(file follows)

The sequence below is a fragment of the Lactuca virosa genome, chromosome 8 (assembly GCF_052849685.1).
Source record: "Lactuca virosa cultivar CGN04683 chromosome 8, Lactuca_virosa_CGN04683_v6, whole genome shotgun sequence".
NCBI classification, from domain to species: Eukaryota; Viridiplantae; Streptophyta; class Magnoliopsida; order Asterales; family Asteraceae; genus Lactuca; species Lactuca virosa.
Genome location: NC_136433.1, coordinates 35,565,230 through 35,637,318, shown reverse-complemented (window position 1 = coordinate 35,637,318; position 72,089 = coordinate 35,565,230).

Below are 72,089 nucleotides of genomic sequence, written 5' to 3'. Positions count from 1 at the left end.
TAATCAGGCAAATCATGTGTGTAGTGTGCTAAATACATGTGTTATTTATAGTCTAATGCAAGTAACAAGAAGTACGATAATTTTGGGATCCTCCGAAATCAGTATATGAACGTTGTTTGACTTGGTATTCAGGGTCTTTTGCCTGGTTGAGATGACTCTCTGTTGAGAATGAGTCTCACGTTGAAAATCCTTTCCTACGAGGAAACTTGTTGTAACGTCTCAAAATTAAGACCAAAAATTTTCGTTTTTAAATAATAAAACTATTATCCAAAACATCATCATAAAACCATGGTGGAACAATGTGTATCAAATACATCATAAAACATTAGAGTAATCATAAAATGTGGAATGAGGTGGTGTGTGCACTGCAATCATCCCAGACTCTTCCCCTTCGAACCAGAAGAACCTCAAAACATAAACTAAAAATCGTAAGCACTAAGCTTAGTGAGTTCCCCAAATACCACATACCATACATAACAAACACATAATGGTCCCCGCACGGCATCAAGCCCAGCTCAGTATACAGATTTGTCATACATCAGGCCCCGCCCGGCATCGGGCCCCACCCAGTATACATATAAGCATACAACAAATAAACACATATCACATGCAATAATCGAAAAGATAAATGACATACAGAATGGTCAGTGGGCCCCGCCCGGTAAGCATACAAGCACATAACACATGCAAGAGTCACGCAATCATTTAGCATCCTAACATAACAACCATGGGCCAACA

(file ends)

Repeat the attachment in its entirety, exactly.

The sequence below is a fragment of the Lactuca virosa genome, chromosome 8 (assembly GCF_052849685.1).
Source record: "Lactuca virosa cultivar CGN04683 chromosome 8, Lactuca_virosa_CGN04683_v6, whole genome shotgun sequence".
NCBI classification, from domain to species: Eukaryota; Viridiplantae; Streptophyta; class Magnoliopsida; order Asterales; family Asteraceae; genus Lactuca; species Lactuca virosa.
Genome location: NC_136433.1, coordinates 35,565,230 through 35,637,318, shown reverse-complemented (window position 1 = coordinate 35,637,318; position 72,089 = coordinate 35,565,230).

Below are 72,089 nucleotides of genomic sequence, written 5' to 3'. Positions count from 1 at the left end.
TAATCAGGCAAATCATGTGTGTAGTGTGCTAAATACATGTGTTATTTATAGTCTAATGCAAGTAACAAGAAGTACGATAATTTTGGGATCCTCCGAAATCAGTATATGAACGTTGTTTGACTTGGTATTCAGGGTCTTTTGCCTGGTTGAGATGACTCTCTGTTGAGAATGAGTCTCACGTTGAAAATCCTTTCCTACGAGGAAACTTGTTGTAACGTCTCAAAATTAAGACCAAAAATTTTCGTTTTTAAATAATAAAACTATTATCCAAAACATCATCATAAAACCATGGTGGAACAATGTGTATCAAATACATCATAAAACATTAGAGTAATCATAAAATGTGGAATGAGGTGGTGTGTGCACTGCAATCATCCCAGACTCTTCCCCTTCGAACCAGAAGAACCTCAAAACATAAACTAAAAATCGTAAGCACTAAGCTTAGTGAGTTCCCCAAATACCACATACCATACATAACAAACACATAATGGTCCCCGCACGGCATCAAGCCCAGCTCAGTATACAGATTTGTCATACATCAGGCCCCGCCCGGCATCGGGCCCCACCCAGTATACATATAAGCATACAACAAATAAACACATATCACATGCAATAATCGAAAAGATAAATGACATACAGAATGGTCAGTGGGCCCCGCCCGGTAAGCATACAAGCACATAACACATGCAAGAGTCACGCAATCATTTAGCATCCTAACATAACAACCATGGGCCAACA